Wednesday, July 6, 2016
I'm using the term "literary" loosely in the title of this post. Really, it's just an excuse to share some of the things that are helping me gear up for Kenya.
Issues are addressed institutionally, programatically. People are addressed in their story. Watching Poverty, Inc. and was especially moved by the portion about a family helping orphans by helping parents who might have been forced to give up their children. Love this quote about the person to person way of addressing poverty. (Streaming on Netflix!)
The mzungu who is cringing right now, reading this, afraid to be like all these others and yet who fears it might be inevitable. That was me, reading my friend's kick-ass essay on all the shades of foreigners in east Africa.
Remembering how books are a large part of what inspired me to go in the first place.
A Kenyan fav.
A friend posted a photo on facebook from our trip last year that made me look scarily similar to white savior barbie. Imagine a long skirt, Maasai jewelry, one young girl hold each of my hands. Been thinking about how photos are often too flat to convey all of what's true (there is more to what was happening that day then getting photo opps with children), but also how to act and see in a way that embodies true partnership and love.
Edited to add: I love their reading lists. (Fitting, since reading about the founder of PIH is what made me want go to Kenya in the first place.)
Be back in a few weeks with stories from Kenya.
(photo: morning safari ride at Lake Nakuru, summer 2015)
Sunday, July 3, 2016
And what is Bodily Flesh but a house so lightly mortised as to permit an occasional strike of soul to flash through like summer lightning? ... What is Soul or Spirit but Mystery, a Glory Ship, that Rumour founded by tales such as mine -- Mad Mary Roff -- tales bringing not confirmation but bare continuance of hope... instructing humanity in its keenest question: But if a man die, shall he live again?- from the title story of Spirit Seizures by Melissa Pritchard
(a slim book of strange, somber short stories. I loved every one of them.)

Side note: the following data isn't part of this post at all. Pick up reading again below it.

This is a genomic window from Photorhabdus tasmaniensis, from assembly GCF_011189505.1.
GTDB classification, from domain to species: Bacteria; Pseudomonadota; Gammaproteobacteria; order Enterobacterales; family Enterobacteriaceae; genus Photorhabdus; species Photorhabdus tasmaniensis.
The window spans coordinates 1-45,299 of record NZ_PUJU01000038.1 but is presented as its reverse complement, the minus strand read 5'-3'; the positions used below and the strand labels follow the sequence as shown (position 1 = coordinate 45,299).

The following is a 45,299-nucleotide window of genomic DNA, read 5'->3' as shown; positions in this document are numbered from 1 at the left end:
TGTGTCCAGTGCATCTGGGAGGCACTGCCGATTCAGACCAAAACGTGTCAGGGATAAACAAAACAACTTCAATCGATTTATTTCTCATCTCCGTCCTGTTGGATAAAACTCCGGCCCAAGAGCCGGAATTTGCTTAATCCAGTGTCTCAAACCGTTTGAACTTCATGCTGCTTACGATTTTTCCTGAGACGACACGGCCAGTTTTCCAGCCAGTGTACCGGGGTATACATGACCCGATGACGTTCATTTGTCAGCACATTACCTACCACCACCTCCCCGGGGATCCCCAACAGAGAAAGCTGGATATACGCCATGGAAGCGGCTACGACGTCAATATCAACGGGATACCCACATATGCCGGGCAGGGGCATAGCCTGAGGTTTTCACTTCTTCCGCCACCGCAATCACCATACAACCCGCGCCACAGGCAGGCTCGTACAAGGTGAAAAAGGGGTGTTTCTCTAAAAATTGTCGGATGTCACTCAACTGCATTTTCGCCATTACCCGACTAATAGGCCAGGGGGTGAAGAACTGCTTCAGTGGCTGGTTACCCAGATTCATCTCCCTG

(photo: sparklers lighting up friends at the end of a wedding)
Friday, July 1, 2016
I am a comfort person... But I don't want to rest on something just because I have in the past. I really enjoy challenging myself, I really enjoy being in new places. It just takes a little effort for me to keep putting myself in those new places.- musician Sara Watkins via here.
Glad I have some company on this (thinking of this recent blog post...).
PS Sara Watkins has a new album out today! and my earliest Sara Watkins love when Nickel Creek was still a thing (RIP).
(photo: city lights from a new-to-me rooftop restaurant.)
Monday, June 27, 2016
If only you could breathe in and out at the same time, she said, followed by mention of someone we all knew who claimed they could do it. A few of us laughed or called her bluff while she experimented with her breath to figure out how it was done. The rest of us joined in, laughter muffled in the breath we held in our puffed-out cheeks, trying to figure out how to use our noses, too.
The context for this experiment was swimming. The weekend before, my friends had been trying to do as many rounds of front-flip-back-flip as they could without coming up for air. Holding your breath longer, or having a renewable source of breath, means you can stay under water longer.
Back in my living room, we all kept trying to perform those two opposing actions (in and out) at the same time. In the end, all we did was hold our breath, then let it out with relief. Impossible, we all agreed.
I told my friend this story when we talked on the phone. Sometimes breathing just requires focus, she said, as if she believed it could be possible.
Some time before all this, that familiar whisper came as I prayed. Psalm 37, it prompted, and I promptly turned to it, eager to be spoken to. A few verses in, I read that one verse that I avoid because it has always been so problematic. And he will give you the desires of your heart, is how it ends, which makes receiving seem dependent on the action that is mentioned earlier: Delight yourself in the Lord. The desire of my heart - the one I'd been praying about at the very moment the seed of that psalm was dropped into my palms - seemed far off, risky to ask for, unlikely and maybe, in the end, unholy.
That verse kept coming. It popped up everywhere. In a card from my mother, in a text from a friend, on the screen of my Bible app. One could say that the verse is bound to keep coming up because we sentimental Christians love the sweet simplicity of that do this, receive what you want mentality. It is an overused verse.
But it is anything but simple. If delighting in God is knowing Him as one who is just and forever good and eternally good-intentioned, then how do I go on delighting when the desire goes unfulfilled? Do I ignore the desire and assume it wasn't mine to ask for? Did the psalmist even mean give as in fulfill, or is it to signify origination (I will show your heart how to desire). A few weeks later God said to me that he is the giver of the desire, so don't I think he'll fill it? But even now my hands are still holding nothing but the seed of this verse. And what happens if I am being asked to go on desiring but not the specific thing anymore? A desire empty of specifics can feel like a gaping hole, an endless sea.
It feels like breathing in and out at the same time, I told my friend on the phone. Confounding, is what I meant.
Sometimes breathing requires focus, I remember, readying my heart for deep dive, wondering how long I can stay under, and if I'll get to the other shore.